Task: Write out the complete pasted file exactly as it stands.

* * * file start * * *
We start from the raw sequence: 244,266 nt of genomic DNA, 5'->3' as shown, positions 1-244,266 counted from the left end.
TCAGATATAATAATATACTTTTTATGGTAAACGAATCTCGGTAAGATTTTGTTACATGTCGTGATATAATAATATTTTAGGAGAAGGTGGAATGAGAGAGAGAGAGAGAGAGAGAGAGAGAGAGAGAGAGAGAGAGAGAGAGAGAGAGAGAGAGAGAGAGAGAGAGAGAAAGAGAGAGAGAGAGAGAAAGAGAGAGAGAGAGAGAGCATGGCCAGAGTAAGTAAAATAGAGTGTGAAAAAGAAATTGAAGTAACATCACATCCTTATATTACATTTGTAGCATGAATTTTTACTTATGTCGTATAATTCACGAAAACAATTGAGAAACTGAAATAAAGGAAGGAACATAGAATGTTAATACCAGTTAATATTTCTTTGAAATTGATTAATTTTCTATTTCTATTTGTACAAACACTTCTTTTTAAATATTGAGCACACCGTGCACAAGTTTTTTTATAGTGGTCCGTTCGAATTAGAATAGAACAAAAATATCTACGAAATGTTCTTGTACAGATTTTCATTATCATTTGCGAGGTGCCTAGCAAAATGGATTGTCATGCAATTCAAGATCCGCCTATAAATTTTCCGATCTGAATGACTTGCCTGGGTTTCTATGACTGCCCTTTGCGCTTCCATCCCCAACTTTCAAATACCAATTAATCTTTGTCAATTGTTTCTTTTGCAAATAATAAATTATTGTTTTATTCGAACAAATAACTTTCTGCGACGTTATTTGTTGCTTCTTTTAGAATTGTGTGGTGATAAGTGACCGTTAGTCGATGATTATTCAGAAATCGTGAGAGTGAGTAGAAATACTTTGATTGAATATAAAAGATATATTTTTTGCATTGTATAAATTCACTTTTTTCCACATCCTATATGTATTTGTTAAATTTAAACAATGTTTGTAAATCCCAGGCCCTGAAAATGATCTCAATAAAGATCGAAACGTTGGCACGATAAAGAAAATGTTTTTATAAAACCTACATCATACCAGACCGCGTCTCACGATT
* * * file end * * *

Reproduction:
We start from the raw sequence: 244,266 nt of genomic DNA, 5'->3' as shown, positions 1-244,266 counted from the left end.
TCAGATATAATAATATACTTTTTATGGTAAACGAATCTCGGTAAGATTTTGTTACATGTCGTGATATAATAATATTTTAGGAGAAGGTGGAATGAGAGAGAGAGAGAGAGAGAGAGAGAGAGAGAGAGAGAGAGAGAGAGAGAGAGAGAGAGAGAGAGAGAGAGAGAGAAAGAGAGAGAGAGAGAGAAAGAGAGAGAGAGAGAGAGCATGGCCAGAGTAAGTAAAATAGAGTGTGAAAAAGAAATTGAAGTAACATCACATCCTTATATTACATTTGTAGCATGAATTTTTACTTATGTCGTATAATTCACGAAAACAATTGAGAAACTGAAATAAAGGAAGGAACATAGAATGTTAATACCAGTTAATATTTCTTTGAAATTGATTAATTTTCTATTTCTATTTGTACAAACACTTCTTTTTAAATATTGAGCACACCGTGCACAAGTTTTTTTATAGTGGTCCGTTCGAATTAGAATAGAACAAAAATATCTACGAAATGTTCTTGTACAGATTTTCATTATCATTTGCGAGGTGCCTAGCAAAATGGATTGTCATGCAATTCAAGATCCGCCTATAAATTTTCCGATCTGAATGACTTGCCTGGGTTTCTATGACTGCCCTTTGCGCTTCCATCCCCAACTTTCAAATACCAATTAATCTTTGTCAATTGTTTCTTTTGCAAATAATAAATTATTGTTTTATTCGAACAAATAACTTTCTGCGACGTTATTTGTTGCTTCTTTTAGAATTGTGTGGTGATAAGTGACCGTTAGTCGATGATTATTCAGAAATCGTGAGAGTGAGTAGAAATACTTTGATTGAATATAAAAGATATATTTTTTGCATTGTATAAATTCACTTTTTTCCACATCCTATATGTATTTGTTAAATTTAAACAATGTTTGTAAATCCCAGGCCCTGAAAATGATCTCAATAAAGATCGAAACGTTGGCACGATAAAGAAAATGTTTTTATAAAACCTACATCATACCAGACCGCGTCTCACGATT